OLYMPIA FIELDS — Lynn McDaniel is a blur as she clacks down the stairs of architect William E. Brazley’s 7,000-square-foot mansion in her cheetah-print shoes.
McDaniel’s glasses, fingernails and lips are all red as she walks to a living room decorated with cream, plush carpet and ’80s furniture. Hanging on and leaning against the walls in another room are stacks of framed art from Jonathan Green, Jackson Collins and Lee White. A glass cabinet holds Tiffany drinkware.
For 13 years, McDaniel and her husband, Ty McDaniel, have operated An Orange Moon vintage shop in Wicker Park and liquidated the estates of Chicago’s icons.
Dubbed the Estate Sale Goddess, McDaniel and her husband — the Estate Sale God — have worked with the family of Claude Barnett, founder of the Associated Negro Press, and his wife, actress Etta Moten Barnett. They’ve sold artwork owned by late Ebony Magazine editor Lerone Bennett and managed the estate of Olympian Jesse Owens.
The McDaniels’ latest work has taken them to the home of Brazley, a Black architectural giant, and his wife, Peggy Brazley, in south suburban Olympia Fields.
The estate sale for the Brazley family is 9 am-4 pm Aug. 5-7. McDaniel will disclose the home’s address 24 hours before the sale begins, she said. Items are available on a first-come, first-served basis.
As guests walk from room to room, they’ll learn the life history of the Brazley family through their belongings, McDaniel said. Everyone has a story; it’s the McDaniels’ job to tell it, she said.
“There are a lot of families around Chicago that no one knows about,” McDaniels said. “It’s important for us to tell that history because this is a learning lesson, not just for us but, hopefully, for the world. It’s an honor and a privilege to come into these wonderful people’s homes and lives.”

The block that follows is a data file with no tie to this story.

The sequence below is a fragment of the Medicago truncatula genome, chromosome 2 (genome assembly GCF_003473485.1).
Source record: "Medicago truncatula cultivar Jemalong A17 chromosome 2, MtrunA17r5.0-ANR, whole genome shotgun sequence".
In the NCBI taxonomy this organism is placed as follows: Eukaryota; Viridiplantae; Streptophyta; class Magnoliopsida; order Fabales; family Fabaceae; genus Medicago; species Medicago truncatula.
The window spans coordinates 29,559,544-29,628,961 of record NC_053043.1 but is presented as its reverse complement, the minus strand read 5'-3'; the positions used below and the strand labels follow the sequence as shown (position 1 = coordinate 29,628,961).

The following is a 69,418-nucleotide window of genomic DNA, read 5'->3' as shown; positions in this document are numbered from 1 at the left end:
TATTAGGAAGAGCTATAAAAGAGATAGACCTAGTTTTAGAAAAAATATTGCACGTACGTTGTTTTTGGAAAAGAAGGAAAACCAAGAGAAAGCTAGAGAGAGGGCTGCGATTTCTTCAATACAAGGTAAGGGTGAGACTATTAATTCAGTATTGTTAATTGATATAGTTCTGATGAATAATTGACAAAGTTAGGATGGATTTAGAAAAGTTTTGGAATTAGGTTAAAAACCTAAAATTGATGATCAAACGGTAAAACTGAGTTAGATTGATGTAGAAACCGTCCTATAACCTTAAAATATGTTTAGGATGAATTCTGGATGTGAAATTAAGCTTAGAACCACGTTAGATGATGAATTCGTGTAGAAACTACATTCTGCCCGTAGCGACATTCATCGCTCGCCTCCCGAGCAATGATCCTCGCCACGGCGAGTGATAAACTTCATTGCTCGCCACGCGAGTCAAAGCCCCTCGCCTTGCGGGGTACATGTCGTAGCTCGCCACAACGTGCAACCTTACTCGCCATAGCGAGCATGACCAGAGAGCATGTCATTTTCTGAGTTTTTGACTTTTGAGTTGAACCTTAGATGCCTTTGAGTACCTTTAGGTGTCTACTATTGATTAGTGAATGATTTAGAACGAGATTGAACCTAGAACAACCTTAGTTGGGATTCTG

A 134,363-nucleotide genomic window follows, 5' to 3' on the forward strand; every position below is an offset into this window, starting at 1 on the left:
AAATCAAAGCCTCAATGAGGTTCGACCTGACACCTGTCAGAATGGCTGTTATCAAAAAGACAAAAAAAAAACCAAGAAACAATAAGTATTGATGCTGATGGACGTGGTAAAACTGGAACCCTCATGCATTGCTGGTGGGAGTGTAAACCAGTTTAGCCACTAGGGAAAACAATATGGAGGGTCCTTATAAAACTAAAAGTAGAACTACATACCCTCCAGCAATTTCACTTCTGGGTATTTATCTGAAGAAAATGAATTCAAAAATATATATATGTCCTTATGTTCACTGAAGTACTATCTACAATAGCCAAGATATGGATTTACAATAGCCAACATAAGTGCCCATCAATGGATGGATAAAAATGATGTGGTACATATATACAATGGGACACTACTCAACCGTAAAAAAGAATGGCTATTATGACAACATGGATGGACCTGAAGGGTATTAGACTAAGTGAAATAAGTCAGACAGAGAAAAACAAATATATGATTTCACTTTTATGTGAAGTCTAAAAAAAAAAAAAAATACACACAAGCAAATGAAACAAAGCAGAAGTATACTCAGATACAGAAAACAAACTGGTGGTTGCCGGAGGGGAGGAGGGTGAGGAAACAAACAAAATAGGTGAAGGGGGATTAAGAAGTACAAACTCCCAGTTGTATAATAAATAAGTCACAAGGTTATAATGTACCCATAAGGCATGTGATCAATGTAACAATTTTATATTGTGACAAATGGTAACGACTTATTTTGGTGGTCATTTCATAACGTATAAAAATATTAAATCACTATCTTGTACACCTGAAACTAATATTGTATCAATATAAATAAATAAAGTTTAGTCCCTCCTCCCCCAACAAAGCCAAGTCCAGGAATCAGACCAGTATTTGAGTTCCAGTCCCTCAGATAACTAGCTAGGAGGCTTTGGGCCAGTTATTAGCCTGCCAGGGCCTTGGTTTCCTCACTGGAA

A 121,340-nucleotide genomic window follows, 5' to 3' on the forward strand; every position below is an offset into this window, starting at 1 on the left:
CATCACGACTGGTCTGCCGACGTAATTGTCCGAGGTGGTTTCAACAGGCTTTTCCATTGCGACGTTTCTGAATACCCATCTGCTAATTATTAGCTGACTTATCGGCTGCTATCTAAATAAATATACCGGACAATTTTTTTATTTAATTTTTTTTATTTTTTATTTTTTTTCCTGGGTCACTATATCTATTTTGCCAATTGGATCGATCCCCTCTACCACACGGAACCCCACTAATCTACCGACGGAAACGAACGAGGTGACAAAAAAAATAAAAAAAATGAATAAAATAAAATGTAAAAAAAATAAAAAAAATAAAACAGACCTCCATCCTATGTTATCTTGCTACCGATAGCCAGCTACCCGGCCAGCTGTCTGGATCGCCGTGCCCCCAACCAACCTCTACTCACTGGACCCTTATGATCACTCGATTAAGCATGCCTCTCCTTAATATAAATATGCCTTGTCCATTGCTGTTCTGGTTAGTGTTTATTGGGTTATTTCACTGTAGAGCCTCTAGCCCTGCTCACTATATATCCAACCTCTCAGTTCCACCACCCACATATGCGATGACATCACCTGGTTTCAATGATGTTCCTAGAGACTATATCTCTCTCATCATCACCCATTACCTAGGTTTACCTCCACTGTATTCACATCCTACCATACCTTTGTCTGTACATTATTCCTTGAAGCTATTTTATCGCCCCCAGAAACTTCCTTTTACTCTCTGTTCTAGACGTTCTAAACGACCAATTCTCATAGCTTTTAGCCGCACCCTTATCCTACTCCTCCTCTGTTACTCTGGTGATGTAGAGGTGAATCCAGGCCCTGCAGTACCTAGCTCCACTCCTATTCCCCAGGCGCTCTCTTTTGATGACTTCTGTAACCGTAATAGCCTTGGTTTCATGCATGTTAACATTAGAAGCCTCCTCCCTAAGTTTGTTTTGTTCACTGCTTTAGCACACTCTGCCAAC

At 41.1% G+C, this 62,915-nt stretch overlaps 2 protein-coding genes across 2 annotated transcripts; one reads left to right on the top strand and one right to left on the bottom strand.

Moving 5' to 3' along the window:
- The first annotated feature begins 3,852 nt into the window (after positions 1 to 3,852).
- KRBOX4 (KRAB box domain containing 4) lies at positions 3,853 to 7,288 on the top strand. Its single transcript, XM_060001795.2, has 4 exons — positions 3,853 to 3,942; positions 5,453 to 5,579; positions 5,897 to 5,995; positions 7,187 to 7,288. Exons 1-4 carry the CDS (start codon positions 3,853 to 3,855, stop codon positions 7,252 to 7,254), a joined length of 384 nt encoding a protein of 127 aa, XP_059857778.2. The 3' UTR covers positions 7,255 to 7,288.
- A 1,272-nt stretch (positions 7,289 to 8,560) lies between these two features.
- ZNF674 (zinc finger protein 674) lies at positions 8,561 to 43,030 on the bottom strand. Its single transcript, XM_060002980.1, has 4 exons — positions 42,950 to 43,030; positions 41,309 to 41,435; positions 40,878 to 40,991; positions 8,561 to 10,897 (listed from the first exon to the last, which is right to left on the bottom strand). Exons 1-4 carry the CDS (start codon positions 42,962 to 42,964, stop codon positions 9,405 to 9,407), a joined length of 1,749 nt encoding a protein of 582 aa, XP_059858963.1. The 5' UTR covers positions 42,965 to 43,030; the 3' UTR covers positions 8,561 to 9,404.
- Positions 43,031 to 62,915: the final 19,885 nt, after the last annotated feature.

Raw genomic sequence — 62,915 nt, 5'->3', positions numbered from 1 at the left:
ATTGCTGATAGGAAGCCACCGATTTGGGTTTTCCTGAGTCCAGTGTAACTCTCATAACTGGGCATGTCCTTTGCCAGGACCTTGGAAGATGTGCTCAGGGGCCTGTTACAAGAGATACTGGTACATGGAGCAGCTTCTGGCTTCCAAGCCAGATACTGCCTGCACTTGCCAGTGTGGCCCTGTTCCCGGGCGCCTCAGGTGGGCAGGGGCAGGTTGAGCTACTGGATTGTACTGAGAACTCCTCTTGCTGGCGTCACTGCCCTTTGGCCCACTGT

‘They Never Gave Up’
The Brazley family “broke barriers,” McDaniel said.
Before William Brazley died in 2008, he owned William Brazley and Associates, a minority-owned architectural firm in Matteson, Illinois. He worked on the Convocation Center at Chicago State University and the Air France and Lufthansa airline facilities at O’Hare International Airport.
Brazley was also the financial campaign manager for former Mayor Harold Washington. In the late ’90s, he and a friend desegregated the Olympia Fields Country Club, becoming its first Black members.
Brazley’s wife, Peggy, handled operations, McDaniel said. She’s alive.
“They never gave up. They continued to go forward,” McDaniel said. “They grew, and they brought other people along with them for the ride. They’ve made a name for themselves in history. Mr. Brazley will forever be known as the architect extraordinaire. And don’t sleep on Peggy, because behind every great man is a queen.”
Before the McDaniels get to work with a “small, kick-ass team,” sorting through belongings, learning the history of a family and arranging items for sale, McDaniel does what she calls “the catch.”
“I draw in my breath, and then I slowly exhale,” McDaniel said. “The longer I hold my breath, the more beautiful it is. I get a little dizzy.”
Ty McDaniel is an art, book and photography expert, McDaniel said. She handles the antiques. Together, they “feel the vibe” of the home to create a narrative before the sale.
“We like to call ourselves cultural anthropologists because we come into an estate and we put together a story that’s in the home so we can see this whole life,” McDaniel said.
The August estate sale will be one for the books, McDaniel said.
The Brazley home has an overwhelming amount of art throughout its seven rooms, and there are vintage handbags, watches and signed memorabilia from famous names like Peal Bailey to account for.
There’s always a soundtrack playing at the sales to convey the home’s essence, McDaniel said. Music from Jazz musician John Coltrane will guide guests at the Brazley sale.
As long as families continue to trust the McDaniels with their loved one’s belongings, there will be more sales in the days ahead, McDaniel said.
She and her husband aren’t stopping their work anytime soon.
“We want to continue doing this for the rest of our lives,” McDaniel said. “It’s our calling. We have to help people.”
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